This, well documented, loss of school skills is most pronounced in rural children from low income circumstances, because they lack access to many of the organised learning opportunities available to their more affluent, urban counterparts.
West Virginia University has an extension service called, Energy Express. It is a six week program designed to keep kids on track through the summer.
According to the Energy Express website,
“Children living in rural and low-income communities often fall behind during the summer months, starting each school year behind where they were the previous spring. Successive summers of limited learning opportunities may cause children to fall below grade level by the end of elementary school – putting them further and further behind more privileged peers.”
While the children hardest hit are those with limited access to formal summertime learning opportunities, the reality is, the “summer slide” can affect any child.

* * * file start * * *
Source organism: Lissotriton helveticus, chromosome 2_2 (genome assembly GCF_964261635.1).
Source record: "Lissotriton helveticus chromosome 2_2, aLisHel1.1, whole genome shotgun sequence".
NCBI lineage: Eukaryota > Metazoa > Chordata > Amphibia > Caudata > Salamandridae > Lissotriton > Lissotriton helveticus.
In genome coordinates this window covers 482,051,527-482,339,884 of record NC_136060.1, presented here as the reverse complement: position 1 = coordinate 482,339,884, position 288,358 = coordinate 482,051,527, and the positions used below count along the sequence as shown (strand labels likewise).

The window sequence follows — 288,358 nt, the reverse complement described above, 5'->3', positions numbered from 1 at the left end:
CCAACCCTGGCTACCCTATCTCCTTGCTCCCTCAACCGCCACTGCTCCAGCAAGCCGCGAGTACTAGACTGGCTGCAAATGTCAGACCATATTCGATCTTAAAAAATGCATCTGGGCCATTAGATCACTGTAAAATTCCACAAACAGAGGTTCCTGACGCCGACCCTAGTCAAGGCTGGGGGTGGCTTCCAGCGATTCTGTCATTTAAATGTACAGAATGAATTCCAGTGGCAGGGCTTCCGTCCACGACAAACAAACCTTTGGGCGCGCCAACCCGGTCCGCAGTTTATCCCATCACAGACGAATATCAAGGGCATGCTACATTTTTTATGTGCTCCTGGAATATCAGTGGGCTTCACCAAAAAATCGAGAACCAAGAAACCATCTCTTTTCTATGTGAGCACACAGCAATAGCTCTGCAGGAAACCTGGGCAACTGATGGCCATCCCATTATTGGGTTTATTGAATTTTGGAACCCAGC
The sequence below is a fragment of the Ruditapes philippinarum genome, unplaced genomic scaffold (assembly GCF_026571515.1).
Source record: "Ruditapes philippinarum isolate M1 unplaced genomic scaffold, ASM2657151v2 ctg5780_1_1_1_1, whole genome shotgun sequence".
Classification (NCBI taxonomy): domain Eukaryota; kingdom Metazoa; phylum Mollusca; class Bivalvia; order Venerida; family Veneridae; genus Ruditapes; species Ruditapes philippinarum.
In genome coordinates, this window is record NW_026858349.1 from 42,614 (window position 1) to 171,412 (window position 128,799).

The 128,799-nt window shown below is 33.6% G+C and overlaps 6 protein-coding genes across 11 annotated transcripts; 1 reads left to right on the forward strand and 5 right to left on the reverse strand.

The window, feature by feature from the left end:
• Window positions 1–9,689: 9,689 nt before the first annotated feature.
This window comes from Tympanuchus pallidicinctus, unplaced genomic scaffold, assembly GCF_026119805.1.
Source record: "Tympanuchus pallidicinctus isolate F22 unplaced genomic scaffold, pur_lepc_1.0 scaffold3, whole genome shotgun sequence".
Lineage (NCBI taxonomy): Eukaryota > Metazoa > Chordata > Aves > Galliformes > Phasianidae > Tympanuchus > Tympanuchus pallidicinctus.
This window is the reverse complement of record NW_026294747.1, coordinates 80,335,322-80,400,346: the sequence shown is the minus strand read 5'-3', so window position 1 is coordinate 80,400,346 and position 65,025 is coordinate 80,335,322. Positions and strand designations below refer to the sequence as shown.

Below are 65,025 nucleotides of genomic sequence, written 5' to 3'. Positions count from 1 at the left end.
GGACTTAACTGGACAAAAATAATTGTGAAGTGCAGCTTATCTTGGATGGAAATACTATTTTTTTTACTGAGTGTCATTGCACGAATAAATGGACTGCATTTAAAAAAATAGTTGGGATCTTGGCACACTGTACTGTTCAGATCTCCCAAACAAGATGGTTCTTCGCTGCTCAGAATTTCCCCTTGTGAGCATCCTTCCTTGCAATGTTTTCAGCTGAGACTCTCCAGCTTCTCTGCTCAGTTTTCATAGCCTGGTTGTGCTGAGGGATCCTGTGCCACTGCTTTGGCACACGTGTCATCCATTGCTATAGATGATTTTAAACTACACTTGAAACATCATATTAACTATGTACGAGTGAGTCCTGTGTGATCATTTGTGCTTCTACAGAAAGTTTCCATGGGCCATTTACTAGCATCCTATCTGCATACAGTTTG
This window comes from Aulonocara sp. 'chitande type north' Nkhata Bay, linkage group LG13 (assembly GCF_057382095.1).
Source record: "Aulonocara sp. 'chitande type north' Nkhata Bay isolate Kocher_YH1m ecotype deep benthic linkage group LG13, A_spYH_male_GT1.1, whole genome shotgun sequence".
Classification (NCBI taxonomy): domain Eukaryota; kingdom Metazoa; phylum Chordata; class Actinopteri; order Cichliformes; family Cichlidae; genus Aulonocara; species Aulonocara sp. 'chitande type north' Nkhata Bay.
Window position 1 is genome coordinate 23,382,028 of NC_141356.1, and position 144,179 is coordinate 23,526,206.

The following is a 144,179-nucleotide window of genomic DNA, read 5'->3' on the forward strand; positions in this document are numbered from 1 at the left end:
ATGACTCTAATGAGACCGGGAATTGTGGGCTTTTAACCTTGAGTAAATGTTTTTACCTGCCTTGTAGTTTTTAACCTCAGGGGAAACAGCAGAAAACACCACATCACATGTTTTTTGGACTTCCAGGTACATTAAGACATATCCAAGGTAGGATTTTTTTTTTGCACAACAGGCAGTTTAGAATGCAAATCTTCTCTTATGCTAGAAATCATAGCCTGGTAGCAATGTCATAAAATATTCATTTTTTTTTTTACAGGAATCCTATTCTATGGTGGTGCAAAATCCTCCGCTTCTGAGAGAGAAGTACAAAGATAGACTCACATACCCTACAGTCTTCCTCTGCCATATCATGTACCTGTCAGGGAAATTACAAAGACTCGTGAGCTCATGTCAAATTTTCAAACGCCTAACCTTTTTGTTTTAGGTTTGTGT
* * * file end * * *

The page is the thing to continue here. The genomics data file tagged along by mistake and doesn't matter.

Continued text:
The Alberta Teachers’ Association recommends that parents acknowledge the slide and then take action to combat it. They suggest parents work with their children through the summer by reading to them and giving them impromptu opportunities to practice their school skills, ie: doing the simple math involved in a shopping trip.
Parents can also sign their children up for summer activities, classes or day-camps to give them a fun, but structured learning environment for a portion of their vacation.
It’s tempting to relax over the summer and let everything slide, but going too far can mean kids have to play catch-up in September. Too many consecutive summers of slide can lead to scholastic losses that are difficult to reverse. An ounce of prevention is worth a pound of cure. – Jen R, Staff Writer
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